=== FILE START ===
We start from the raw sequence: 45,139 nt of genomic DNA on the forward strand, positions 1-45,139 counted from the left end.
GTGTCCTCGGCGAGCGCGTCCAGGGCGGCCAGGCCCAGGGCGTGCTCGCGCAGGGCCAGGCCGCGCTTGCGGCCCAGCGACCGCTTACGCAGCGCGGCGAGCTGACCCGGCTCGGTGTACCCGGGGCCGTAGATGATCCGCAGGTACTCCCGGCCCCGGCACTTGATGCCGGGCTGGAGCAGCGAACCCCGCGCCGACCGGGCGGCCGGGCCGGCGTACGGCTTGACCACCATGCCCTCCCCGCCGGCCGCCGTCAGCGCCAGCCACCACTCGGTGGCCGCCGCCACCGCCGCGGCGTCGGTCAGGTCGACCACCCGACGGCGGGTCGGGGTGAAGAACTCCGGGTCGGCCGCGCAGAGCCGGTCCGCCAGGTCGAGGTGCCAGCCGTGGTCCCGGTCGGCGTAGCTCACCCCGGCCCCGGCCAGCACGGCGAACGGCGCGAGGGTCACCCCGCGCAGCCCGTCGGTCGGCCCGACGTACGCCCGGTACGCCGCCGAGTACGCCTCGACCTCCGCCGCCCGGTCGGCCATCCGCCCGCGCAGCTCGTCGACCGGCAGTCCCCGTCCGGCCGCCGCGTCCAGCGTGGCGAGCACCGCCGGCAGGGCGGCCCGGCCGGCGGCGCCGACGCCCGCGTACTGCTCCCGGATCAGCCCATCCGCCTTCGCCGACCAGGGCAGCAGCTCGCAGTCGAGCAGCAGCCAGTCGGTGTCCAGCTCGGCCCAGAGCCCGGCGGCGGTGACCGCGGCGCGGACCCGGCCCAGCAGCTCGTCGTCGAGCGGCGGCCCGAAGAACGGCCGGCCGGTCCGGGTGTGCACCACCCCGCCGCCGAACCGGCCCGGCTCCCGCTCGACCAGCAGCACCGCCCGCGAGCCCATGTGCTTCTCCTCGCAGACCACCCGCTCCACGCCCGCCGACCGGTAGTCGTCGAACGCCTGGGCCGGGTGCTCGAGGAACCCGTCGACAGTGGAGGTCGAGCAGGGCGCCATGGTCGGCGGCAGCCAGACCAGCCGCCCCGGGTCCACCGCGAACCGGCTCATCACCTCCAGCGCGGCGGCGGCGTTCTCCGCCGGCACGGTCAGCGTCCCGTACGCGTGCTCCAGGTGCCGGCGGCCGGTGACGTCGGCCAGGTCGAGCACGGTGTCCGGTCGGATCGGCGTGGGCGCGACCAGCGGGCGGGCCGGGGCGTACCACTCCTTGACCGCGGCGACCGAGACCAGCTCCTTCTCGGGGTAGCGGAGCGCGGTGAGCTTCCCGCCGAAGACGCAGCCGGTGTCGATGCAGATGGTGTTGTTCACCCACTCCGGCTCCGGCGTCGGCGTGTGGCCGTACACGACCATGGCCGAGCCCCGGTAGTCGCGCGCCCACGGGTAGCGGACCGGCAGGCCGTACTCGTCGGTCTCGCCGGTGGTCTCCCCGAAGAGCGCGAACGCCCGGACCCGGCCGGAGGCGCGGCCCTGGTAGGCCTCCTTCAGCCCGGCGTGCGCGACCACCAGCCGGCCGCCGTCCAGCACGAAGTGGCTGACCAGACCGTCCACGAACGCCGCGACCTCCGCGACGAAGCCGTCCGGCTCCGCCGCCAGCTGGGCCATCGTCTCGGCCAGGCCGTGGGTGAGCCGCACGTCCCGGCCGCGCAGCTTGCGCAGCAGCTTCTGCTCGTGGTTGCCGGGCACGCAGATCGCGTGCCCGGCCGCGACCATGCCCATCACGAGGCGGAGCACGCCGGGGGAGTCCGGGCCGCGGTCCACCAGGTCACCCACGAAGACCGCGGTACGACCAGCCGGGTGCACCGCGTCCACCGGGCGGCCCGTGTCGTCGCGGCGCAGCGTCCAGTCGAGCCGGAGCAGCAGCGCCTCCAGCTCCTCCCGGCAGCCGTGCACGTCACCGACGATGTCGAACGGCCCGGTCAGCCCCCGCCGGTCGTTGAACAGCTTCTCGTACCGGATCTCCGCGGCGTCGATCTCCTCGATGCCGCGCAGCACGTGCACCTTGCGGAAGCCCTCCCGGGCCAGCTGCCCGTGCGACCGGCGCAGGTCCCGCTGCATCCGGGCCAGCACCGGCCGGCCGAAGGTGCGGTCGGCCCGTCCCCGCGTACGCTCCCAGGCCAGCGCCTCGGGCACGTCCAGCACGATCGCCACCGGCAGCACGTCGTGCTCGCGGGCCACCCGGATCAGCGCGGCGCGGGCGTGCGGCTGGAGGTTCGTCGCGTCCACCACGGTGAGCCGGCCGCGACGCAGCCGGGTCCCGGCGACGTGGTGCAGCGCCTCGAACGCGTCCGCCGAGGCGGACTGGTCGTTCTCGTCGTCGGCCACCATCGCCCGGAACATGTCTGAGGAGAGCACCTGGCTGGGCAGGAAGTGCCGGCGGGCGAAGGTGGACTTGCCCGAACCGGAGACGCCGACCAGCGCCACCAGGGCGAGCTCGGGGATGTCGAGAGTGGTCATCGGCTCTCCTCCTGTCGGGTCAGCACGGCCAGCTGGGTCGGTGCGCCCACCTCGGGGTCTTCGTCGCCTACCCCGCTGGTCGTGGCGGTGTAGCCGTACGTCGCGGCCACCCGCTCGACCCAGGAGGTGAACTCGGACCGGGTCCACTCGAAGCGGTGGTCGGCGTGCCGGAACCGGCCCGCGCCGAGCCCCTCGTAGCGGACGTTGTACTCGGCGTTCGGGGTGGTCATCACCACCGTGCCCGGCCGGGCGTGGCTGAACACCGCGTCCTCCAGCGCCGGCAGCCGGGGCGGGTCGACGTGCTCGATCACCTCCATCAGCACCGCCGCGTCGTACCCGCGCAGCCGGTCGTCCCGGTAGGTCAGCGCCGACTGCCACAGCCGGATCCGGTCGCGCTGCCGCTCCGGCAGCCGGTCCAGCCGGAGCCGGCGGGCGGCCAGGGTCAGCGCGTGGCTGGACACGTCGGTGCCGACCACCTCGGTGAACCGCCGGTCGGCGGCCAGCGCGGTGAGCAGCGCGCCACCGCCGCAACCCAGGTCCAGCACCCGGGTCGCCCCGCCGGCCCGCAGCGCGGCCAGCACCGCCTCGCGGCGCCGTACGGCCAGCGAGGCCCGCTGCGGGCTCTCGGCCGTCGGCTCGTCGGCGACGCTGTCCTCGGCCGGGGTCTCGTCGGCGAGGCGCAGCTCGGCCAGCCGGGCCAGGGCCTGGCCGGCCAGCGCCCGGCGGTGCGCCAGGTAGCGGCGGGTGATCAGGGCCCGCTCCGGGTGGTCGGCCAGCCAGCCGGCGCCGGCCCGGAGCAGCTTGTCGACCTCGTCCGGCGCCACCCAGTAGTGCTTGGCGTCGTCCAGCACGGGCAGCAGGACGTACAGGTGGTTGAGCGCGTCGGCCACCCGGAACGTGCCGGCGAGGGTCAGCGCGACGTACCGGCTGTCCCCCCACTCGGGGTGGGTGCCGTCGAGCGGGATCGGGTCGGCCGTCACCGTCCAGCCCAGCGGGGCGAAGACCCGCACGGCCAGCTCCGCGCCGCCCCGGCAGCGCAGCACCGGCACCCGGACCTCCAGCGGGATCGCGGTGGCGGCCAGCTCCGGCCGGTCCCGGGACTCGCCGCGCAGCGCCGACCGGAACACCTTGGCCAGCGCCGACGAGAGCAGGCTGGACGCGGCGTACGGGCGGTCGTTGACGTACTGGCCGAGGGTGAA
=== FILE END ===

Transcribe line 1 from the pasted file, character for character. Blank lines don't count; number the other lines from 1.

We start from the raw sequence: 45,139 nt of genomic DNA on the forward strand, positions 1-45,139 counted from the left end.